I've given myself 2 months after quitting before starting my diet again. I love my food - but what I did do was up the exercise more this kept me about even. First things first - No smoke then later on less food. Lets know when you have straddled that horse
  • softly40, Mid North Coast June 19, 2019 | 17:51
    I've given myself 2 months after quitting before starting my diet again. I love my food - but what I did do was up the exercise more this kept me about even. First things first - No smoke then later on less food. Lets know when you have straddled that horse
  • softly40, Mid North Coast June 19, 2019 | 17:52
    Oops I always do that when Im on my phone.
  • Lia June 19, 2019 | 22:49
    Hi NotThisTime. Your dream / nightmare sounds like the thoughts and dreams I had years ago as "Margaret Thatcher" tried so hard to get into my head and to reward myself for any success I had. I was able to tell her where to go. Margaret is the name of my craving. It is not me that craves a cigarette. It is Margaret telling me to do so. For over 4 years, cold turkey, I have been able to tell her where to go. $32000 later is better in my pocket than the ashtray. My, how the overs and unders tray grown. All surplus funds and a source of squandering on whatever I like... Think about it.
  • Happiness June 20, 2019 | 1:52
    I really enjoyed reading your entire journey start to finish. I also believe that ginger reduces cravings and that that is why I may have accidentally begun my quit. I took this simple concoction morning and night for about 8 days and suddenly didn't feel like a smoke first thing one morning.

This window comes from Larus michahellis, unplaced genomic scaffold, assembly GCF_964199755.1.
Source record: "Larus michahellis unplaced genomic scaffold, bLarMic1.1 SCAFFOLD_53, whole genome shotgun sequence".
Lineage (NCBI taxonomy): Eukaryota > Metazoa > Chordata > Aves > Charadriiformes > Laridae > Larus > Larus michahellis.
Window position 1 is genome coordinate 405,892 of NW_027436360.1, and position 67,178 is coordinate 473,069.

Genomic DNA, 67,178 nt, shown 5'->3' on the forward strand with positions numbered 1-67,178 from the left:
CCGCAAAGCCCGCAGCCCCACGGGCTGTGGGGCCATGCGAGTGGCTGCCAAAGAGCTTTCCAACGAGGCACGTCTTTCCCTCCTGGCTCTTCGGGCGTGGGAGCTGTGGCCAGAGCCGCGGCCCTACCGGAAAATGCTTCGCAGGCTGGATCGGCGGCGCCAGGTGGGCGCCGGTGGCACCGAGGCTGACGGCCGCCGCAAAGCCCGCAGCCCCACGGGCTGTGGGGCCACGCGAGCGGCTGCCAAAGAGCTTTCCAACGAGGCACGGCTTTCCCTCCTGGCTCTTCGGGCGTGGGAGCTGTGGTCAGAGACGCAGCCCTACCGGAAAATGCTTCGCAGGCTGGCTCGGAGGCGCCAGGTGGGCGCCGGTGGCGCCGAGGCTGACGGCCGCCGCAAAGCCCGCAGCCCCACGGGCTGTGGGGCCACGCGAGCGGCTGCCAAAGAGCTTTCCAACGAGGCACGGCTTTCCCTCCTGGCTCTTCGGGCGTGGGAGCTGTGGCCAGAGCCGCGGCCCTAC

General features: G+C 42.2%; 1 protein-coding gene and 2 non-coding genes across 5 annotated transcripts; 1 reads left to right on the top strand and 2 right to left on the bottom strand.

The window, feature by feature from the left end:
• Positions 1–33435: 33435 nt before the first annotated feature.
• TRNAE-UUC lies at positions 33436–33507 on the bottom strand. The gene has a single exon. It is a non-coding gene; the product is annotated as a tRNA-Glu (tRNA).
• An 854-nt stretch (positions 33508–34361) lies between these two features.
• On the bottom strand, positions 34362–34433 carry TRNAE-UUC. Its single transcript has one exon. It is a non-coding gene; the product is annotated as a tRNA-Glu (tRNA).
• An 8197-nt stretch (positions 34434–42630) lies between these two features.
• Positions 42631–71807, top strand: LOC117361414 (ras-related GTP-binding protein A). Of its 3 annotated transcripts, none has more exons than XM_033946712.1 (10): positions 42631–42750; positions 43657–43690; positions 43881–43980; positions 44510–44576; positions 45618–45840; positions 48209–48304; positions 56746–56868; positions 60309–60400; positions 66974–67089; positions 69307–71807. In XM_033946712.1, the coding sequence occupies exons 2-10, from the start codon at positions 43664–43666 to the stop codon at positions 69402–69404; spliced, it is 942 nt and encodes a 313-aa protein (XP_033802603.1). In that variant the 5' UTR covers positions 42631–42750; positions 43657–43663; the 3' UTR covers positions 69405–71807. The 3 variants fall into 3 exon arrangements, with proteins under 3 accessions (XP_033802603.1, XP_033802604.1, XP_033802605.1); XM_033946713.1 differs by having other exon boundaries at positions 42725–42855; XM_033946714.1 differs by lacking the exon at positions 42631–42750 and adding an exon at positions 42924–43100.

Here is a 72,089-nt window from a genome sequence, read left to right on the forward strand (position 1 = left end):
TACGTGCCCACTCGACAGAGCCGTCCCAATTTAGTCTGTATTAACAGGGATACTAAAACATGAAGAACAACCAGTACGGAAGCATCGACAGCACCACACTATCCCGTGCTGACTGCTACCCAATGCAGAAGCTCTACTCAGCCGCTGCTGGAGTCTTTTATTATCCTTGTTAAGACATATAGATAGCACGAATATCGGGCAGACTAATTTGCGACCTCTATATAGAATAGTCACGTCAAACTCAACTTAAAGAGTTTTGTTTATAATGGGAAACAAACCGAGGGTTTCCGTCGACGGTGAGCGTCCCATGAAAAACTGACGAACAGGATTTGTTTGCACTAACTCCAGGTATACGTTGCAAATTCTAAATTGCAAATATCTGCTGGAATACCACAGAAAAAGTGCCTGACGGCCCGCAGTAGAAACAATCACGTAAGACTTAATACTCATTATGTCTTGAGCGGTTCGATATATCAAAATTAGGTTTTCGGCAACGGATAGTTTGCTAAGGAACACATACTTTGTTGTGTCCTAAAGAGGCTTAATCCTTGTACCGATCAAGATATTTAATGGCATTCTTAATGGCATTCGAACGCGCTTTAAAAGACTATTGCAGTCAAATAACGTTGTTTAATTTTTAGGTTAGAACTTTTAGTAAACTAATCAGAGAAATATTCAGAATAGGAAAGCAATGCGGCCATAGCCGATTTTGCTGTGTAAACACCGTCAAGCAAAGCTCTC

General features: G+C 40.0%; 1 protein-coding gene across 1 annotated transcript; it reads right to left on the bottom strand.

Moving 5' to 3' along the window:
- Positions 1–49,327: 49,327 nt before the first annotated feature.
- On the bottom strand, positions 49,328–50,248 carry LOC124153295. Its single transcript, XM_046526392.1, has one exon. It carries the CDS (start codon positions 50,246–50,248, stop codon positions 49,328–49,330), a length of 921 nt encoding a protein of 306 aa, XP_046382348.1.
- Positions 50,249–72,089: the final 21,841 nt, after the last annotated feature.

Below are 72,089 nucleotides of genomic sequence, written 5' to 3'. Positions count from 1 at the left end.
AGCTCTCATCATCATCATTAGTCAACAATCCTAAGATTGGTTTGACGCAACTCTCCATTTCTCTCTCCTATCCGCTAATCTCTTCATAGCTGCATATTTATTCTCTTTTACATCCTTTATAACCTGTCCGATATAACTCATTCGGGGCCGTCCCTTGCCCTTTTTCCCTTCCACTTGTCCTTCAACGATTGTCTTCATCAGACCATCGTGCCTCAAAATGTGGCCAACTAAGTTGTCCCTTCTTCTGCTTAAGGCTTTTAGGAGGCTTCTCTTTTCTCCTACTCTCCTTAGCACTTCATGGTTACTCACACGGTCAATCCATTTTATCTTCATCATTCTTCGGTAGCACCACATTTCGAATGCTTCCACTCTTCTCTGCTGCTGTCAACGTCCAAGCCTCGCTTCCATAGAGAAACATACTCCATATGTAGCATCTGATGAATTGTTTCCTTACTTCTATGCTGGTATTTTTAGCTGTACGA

Trying to better my health , I was also eating even more nutritiously and drinking more water, which cleanses our systems. Of course, I was putting cigarettes out of reach, becoming more mindful of my smoking habit.
    Once deciding to join a quit forum I realized that I could quit smoking.

    I love the key phrases that you use and may steal them to use.....escaped not quit smoking. The main benefit being self empowerment....awesome!

    I especially loved your post of April 14 where you actually list the "Techniques" that helped you to your 15 months as a non-smoker. I hope others will take a look at it and take value from it.

    I am surprised that your cravings have persisted for so long, but I am also equally confident that you are knowledgeable and determined enough to stay empowered. May I ask if you have become a parent yet? I do hope that you do get your life back on that schedule and commitment to healthy eating , sleeping and exercise that worked so well for you. Do you still take your ginger? I added it ( and turmeric) to chicken broth and have it instead of so much coffee as a beverage. I really must get back to doing that again. Ginger, turmeric, garlic and onions have such health benefits.

    A healthy body and a retrained mine can empower you to take control and escape the vicious cycle.

    Thanks for the tips Notthistime, and stay on course!
  • Nuts June 20, 2019 | 10:21
    Kick the Nico-Demon to the curb. You have come too far to let it back in. I gained 5 kilos in 5 months when i quit. ( Not sure what that is in pounds) I ate way too much chocolate. I now have limited myself to having it one day a week. Have lost a kilo already. Gaining some weight was a small price to pay for quitting smoking, and losing it gives you a new goal to think about
  • Happiness June 20, 2019 | 10:31
    I once read that losing 80- lbs was equalvalent to the benfits of quitting smoking and vice versa... Imagine.. A few pounds or kg put on is nothing compared to the benefits of being smoke free. I was merely stating how hard i found it to lose weight, while i found quitting smoking to be easier! Strange but true.
  • Larn February 07, 2020 | 2:26
    Hi there,
    Just checking in to see how you are going. When you get this feel free to write back. You wrote down some tips for me when I was in the early days of quitting. It really helped , so thank you. Hope you are going well.